Boards are classified according to variations in their natural color. A board with a more uniform color will be graded “select and better”. The “exclusive” grade is given to boards with some pronounced and nuanced color variation. Depending on what you’re looking for, the “rustic” grade could be of interest, with its evident knots, small cracks and other natural characteristics. By examining several boards from the same box, you can confirm if the product is classified accurately and also see the quality of the manufacturing. Some manufacturers use third-category grades to accommodate significant manufacturing and finishing defects and to sell these products with no guarantee.
There are many different board widths on the market, matching almost all possible decor and style choices. Narrower boards make a room look longer, while wider boards make it appear shorter. Remember, however, that a tight-grained wood like maple expands more with humidity, which may make narrower boards preferable for some uses.
All hardwood floor manufacturers say they offer high quality and reliable products. It’s hard to really know if what they’re saying is true. Before you buy, review all the criteria of a quality floor and examine the product carefully to see that it meets these criteria. Make an informed choice and avoid common pitfalls. In the end, quality is what separates the leaders from the rest of the pack!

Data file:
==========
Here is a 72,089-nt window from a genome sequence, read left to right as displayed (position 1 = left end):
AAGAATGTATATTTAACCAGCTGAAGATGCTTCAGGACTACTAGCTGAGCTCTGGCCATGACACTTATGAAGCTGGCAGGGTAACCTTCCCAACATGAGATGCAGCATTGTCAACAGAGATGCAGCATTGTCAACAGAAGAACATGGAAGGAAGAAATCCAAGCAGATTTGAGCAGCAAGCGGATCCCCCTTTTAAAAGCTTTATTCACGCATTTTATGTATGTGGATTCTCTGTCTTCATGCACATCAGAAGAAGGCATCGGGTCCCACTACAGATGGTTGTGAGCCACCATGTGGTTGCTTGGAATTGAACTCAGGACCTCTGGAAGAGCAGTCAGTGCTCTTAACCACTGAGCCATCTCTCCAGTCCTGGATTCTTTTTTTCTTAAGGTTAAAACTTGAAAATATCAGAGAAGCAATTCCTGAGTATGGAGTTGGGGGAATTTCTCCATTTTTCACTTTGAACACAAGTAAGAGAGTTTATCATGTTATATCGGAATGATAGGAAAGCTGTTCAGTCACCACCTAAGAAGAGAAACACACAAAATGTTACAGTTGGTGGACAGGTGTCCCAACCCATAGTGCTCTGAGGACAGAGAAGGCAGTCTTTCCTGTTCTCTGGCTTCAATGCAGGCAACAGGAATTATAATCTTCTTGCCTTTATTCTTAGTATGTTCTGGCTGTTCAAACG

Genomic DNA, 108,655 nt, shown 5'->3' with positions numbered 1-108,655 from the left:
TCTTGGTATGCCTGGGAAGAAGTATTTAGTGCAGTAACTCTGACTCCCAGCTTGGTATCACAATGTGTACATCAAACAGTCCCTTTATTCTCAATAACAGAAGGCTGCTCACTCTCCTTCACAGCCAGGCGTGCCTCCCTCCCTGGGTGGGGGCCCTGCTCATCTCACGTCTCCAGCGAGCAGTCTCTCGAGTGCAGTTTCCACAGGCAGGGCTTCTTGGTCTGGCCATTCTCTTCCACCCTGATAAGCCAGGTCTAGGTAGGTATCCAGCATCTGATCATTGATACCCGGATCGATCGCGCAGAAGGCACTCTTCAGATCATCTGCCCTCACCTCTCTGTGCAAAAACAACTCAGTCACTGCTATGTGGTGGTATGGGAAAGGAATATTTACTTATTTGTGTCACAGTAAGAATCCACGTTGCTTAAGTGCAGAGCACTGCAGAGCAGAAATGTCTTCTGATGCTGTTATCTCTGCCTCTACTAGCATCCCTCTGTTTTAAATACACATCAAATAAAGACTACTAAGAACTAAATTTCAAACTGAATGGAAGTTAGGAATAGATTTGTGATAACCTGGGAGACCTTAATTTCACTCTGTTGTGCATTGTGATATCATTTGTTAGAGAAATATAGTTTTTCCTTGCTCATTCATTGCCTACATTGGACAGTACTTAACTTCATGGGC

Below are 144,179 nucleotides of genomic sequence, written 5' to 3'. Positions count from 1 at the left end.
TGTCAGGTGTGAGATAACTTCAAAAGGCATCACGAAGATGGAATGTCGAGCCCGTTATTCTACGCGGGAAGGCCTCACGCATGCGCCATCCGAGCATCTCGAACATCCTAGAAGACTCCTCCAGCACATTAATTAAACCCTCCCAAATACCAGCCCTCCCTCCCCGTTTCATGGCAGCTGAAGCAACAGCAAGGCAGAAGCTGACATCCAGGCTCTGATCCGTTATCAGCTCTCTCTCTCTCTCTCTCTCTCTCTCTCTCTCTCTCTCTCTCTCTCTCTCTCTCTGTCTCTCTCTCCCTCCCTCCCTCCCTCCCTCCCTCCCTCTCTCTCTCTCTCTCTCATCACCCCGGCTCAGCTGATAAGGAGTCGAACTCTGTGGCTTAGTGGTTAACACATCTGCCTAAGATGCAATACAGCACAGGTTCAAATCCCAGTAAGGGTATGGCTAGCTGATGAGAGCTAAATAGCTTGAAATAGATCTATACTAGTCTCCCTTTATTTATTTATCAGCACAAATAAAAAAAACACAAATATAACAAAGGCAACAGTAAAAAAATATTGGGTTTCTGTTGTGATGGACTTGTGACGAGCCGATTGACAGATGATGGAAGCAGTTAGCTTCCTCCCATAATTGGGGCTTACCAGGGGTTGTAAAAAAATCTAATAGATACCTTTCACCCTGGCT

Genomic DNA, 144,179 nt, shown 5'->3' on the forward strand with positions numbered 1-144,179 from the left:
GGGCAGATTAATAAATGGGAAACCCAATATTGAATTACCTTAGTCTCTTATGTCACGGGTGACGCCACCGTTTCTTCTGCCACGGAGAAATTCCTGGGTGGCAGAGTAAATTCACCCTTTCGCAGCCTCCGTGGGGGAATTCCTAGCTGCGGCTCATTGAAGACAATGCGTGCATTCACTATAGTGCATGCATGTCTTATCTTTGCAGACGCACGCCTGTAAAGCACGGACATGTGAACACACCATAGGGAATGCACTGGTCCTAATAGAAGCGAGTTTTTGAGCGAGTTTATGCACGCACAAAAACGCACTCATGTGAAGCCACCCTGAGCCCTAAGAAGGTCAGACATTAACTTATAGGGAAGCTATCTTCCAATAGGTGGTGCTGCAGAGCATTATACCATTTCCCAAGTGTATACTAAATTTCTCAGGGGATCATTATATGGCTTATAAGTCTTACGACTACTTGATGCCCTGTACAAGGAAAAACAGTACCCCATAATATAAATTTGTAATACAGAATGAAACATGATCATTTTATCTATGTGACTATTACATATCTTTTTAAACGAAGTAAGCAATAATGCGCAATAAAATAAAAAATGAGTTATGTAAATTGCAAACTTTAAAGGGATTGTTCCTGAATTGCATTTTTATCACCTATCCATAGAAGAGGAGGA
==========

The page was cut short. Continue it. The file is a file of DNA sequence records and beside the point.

The beauty of wood flooring stems from the unique characteristics of each board. The presence of small knots and mineral streaks is normal and even desirable, depending on the look you are after. These visual details add to the authentic and natural character of the hardwood floor without compromising its quality. Visual details are different from defects. Defects are a sign of inferior manufacturing or finishing. Manufacturers that tolerate too many defects are offering an inferior-quality product.
The number of coats of finish is not a reliable indicator of the quality or durability of the finish. The quality of the finish and the method of application are far better indicators. Factory-finishing methods, including an ultraviolet drying stage, represent proven techniques that result in remarkably resistant products. Some manufacturers include UV protection in their finishing products to slow or modulate color shifts and yellowing in unstained wood floors. Others also add an antimicrobial agent to make maintenance even easier and to maintain a healthy home environment.
The “V” joints
Prefinished hardwood floors are designed to create a “V” joint between the boards when assembled. This joint mitigates any imperfections in the subfloor, prevents premature wear on the edges of the boards and makes it easy to move furniture. The “V” joint requires particular attention on purchase, because a “V” that is too deep or irregular will encourage dirt accumulation. Make sure that stain is applied right to the base of the “V” joints. This will ensure that floor color is uniform.
The rustic look
Some manufacturers have developed techniques to recreate the rustic appearance of the floors of the olden days. Their methods fine-tune the coloring and finishing of panels to simulate the passage of time, resulting in large knotted boards with an aged appearance.
The application of finish on prefinished flooring is done in successive coats in ideal and controlled conditions. The result of this process is a product that resists wear so well that manufacturers confidently give it a long-term guarantee. By following the maintenance instructions given for prefinished hardwood, you can ensure durability far beyond the guarantee period.